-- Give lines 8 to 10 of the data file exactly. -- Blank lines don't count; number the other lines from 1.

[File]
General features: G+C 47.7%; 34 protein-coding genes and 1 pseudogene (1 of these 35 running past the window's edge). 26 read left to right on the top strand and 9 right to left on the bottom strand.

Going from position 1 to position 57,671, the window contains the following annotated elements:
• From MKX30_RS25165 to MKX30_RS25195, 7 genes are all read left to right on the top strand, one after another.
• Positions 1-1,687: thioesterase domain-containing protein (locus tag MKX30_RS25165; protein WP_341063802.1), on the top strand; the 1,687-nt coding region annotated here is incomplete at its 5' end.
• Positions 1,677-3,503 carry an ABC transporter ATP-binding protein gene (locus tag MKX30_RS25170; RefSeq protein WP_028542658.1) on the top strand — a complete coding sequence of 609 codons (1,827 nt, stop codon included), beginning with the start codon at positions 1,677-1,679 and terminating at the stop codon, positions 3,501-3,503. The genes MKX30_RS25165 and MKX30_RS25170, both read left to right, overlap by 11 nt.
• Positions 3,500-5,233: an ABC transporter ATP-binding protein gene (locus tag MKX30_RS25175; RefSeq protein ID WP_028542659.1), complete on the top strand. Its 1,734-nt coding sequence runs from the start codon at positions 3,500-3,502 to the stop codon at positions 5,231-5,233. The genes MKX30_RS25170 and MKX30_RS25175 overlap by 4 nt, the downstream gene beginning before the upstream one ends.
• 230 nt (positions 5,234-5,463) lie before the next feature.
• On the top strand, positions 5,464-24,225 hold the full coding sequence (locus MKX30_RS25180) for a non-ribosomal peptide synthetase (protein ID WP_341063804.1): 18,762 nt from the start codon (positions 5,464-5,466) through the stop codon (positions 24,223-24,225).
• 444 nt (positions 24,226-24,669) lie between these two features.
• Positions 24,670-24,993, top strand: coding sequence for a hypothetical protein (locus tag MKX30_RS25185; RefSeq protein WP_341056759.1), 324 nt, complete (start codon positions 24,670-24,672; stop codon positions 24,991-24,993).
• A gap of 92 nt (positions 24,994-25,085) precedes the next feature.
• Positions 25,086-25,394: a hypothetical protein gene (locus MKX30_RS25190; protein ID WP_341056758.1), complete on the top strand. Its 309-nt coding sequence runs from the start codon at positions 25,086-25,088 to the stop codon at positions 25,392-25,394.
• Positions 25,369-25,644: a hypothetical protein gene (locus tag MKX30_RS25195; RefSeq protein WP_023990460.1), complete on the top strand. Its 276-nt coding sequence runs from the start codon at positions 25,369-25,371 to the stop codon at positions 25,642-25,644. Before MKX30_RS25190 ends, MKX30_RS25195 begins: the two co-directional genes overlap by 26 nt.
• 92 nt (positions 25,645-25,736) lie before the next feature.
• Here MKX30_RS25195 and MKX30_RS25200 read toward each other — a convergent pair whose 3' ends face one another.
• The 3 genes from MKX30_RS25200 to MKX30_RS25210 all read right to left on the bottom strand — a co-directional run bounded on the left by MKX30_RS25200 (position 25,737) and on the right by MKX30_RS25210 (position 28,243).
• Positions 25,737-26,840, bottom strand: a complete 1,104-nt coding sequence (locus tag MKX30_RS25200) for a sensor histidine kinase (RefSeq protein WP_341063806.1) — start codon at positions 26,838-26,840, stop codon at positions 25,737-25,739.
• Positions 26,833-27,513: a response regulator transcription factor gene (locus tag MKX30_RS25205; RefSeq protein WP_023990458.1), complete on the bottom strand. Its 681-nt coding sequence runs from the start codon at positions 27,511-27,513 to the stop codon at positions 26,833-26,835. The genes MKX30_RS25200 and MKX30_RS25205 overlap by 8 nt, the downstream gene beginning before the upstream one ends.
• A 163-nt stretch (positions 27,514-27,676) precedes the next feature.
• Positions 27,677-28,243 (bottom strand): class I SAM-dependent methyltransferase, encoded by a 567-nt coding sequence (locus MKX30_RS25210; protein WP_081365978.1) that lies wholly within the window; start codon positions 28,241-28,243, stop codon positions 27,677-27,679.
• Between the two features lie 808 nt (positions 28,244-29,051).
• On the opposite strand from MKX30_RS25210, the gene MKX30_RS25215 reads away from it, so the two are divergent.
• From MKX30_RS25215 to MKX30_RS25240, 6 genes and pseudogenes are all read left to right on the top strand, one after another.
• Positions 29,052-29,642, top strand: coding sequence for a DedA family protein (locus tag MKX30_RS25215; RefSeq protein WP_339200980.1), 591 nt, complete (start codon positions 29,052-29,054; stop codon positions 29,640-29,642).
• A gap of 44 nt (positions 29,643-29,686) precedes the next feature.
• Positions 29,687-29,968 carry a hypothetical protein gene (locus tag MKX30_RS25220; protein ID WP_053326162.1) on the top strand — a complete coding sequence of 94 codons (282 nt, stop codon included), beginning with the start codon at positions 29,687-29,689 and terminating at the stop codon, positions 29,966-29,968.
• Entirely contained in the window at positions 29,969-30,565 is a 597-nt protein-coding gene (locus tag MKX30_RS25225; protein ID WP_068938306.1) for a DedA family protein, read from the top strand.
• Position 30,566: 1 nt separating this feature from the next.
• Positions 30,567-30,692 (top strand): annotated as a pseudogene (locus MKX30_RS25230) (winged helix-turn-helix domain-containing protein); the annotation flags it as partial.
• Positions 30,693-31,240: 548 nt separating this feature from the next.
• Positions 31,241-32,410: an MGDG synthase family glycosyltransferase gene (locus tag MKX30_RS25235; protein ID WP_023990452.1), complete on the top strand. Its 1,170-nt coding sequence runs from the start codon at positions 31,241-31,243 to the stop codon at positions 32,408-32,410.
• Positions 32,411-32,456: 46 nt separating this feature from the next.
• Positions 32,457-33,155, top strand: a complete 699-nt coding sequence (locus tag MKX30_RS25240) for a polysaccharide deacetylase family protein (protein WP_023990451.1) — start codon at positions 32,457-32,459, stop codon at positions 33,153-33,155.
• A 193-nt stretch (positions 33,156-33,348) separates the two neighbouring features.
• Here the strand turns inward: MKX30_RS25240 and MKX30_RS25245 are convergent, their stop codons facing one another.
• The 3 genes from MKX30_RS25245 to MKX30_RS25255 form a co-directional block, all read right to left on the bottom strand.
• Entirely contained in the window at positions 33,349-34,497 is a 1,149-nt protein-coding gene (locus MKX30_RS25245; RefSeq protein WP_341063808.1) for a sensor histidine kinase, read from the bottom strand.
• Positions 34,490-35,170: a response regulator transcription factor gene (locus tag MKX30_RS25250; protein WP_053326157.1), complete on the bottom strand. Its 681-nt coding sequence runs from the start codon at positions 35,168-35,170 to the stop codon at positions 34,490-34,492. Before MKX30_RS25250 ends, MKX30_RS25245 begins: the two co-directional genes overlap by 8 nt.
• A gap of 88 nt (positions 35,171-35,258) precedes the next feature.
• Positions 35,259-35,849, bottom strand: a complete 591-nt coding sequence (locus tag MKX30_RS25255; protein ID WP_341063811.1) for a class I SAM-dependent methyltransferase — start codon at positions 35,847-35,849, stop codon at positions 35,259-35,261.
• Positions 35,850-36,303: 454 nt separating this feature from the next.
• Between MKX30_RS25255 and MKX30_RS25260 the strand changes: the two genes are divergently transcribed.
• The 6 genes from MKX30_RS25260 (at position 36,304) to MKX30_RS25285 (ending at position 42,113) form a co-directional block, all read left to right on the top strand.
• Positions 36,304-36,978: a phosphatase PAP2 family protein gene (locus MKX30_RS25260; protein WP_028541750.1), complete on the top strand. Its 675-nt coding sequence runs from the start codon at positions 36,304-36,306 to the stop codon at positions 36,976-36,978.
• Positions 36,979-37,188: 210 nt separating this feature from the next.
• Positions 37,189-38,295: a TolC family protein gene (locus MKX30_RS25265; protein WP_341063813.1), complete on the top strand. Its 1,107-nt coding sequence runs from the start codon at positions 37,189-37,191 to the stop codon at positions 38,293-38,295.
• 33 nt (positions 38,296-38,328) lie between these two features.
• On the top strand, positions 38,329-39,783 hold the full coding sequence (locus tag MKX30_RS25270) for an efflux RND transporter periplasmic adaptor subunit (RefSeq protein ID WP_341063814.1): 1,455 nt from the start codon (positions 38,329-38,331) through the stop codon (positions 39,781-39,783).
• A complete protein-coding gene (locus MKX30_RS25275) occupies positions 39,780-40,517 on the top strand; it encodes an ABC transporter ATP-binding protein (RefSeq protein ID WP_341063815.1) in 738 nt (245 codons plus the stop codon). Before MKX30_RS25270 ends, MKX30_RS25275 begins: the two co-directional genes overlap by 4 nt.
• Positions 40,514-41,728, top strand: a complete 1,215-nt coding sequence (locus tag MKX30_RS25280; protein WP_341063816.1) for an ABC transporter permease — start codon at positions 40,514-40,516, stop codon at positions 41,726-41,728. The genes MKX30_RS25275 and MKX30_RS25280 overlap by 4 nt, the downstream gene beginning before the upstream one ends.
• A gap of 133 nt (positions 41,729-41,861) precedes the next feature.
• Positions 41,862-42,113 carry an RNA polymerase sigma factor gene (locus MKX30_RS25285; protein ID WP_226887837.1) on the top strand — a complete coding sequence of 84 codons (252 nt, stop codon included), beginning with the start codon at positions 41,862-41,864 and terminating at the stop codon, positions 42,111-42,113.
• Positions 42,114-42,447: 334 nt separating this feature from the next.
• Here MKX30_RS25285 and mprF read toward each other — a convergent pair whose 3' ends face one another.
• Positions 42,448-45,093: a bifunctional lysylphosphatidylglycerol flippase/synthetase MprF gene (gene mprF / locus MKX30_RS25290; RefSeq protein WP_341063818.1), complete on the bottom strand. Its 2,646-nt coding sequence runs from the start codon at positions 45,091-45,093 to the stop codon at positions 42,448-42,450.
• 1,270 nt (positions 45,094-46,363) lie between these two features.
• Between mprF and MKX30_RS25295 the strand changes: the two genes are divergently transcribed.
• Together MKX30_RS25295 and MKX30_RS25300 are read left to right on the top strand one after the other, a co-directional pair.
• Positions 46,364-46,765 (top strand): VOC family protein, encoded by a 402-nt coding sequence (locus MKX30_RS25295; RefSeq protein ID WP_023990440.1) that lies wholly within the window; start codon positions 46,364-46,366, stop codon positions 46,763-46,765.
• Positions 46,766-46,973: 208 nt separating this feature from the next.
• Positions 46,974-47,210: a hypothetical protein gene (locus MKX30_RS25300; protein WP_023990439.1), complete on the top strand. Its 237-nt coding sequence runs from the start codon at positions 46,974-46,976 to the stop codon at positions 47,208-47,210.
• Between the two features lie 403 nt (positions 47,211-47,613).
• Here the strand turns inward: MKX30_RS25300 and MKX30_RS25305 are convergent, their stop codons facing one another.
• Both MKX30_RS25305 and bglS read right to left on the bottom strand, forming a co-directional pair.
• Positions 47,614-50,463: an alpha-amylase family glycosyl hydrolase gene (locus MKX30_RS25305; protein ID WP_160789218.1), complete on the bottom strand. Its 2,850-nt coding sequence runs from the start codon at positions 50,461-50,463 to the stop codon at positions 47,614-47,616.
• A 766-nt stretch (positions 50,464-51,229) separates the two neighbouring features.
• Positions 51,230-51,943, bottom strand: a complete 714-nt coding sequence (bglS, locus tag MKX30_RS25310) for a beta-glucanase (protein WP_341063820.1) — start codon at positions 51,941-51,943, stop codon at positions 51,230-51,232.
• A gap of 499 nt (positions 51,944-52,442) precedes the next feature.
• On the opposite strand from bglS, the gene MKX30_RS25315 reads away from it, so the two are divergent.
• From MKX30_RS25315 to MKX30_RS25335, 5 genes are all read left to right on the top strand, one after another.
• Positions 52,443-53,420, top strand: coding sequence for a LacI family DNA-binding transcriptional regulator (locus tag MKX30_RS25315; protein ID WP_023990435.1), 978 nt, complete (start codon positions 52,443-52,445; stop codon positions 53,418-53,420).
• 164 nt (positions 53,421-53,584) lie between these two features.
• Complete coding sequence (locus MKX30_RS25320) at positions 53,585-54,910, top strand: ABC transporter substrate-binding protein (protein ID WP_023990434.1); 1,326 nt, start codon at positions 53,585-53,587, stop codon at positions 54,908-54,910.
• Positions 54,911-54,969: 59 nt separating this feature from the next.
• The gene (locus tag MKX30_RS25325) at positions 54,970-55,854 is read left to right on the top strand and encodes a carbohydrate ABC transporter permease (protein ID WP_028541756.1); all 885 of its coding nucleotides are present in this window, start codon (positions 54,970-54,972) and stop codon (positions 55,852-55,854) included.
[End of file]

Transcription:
• On the top strand, positions 5,464-24,225 hold the full coding sequence (locus MKX30_RS25180) for a non-ribosomal peptide synthetase (protein ID WP_341063804.1): 18,762 nt from the start codon (positions 5,464-5,466) through the stop codon (positions 24,223-24,225).
• 444 nt (positions 24,226-24,669) lie between these two features.
• Positions 24,670-24,993, top strand: coding sequence for a hypothetical protein (locus tag MKX30_RS25185; RefSeq protein WP_341056759.1), 324 nt, complete (start codon positions 24,670-24,672; stop codon positions 24,991-24,993).